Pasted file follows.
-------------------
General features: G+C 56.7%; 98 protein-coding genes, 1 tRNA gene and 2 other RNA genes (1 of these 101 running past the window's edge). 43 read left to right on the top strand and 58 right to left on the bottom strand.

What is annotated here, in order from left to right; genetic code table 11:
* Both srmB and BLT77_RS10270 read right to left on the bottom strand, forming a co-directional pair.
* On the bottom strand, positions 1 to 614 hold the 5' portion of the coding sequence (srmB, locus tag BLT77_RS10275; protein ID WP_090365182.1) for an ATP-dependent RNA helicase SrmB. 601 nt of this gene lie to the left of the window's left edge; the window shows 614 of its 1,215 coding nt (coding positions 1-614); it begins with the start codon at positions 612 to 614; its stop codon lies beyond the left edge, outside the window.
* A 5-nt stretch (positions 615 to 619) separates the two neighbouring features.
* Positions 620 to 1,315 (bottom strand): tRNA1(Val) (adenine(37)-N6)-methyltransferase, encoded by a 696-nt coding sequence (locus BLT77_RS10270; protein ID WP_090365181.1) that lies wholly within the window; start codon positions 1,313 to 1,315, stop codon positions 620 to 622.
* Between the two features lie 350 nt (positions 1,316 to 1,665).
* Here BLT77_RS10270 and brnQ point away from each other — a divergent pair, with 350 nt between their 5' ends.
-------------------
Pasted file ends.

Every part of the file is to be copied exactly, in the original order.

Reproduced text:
General features: G+C 56.7%; 98 protein-coding genes, 1 tRNA gene and 2 other RNA genes (1 of these 101 running past the window's edge). 43 read left to right on the top strand and 58 right to left on the bottom strand.

What is annotated here, in order from left to right; genetic code table 11:
* Both srmB and BLT77_RS10270 read right to left on the bottom strand, forming a co-directional pair.
* On the bottom strand, positions 1 to 614 hold the 5' portion of the coding sequence (srmB, locus tag BLT77_RS10275; protein ID WP_090365182.1) for an ATP-dependent RNA helicase SrmB. 601 nt of this gene lie to the left of the window's left edge; the window shows 614 of its 1,215 coding nt (coding positions 1-614); it begins with the start codon at positions 612 to 614; its stop codon lies beyond the left edge, outside the window.
* A 5-nt stretch (positions 615 to 619) separates the two neighbouring features.
* Positions 620 to 1,315 (bottom strand): tRNA1(Val) (adenine(37)-N6)-methyltransferase, encoded by a 696-nt coding sequence (locus BLT77_RS10270; protein ID WP_090365181.1) that lies wholly within the window; start codon positions 1,313 to 1,315, stop codon positions 620 to 622.
* Between the two features lie 350 nt (positions 1,316 to 1,665).
* Here BLT77_RS10270 and brnQ point away from each other — a divergent pair, with 350 nt between their 5' ends.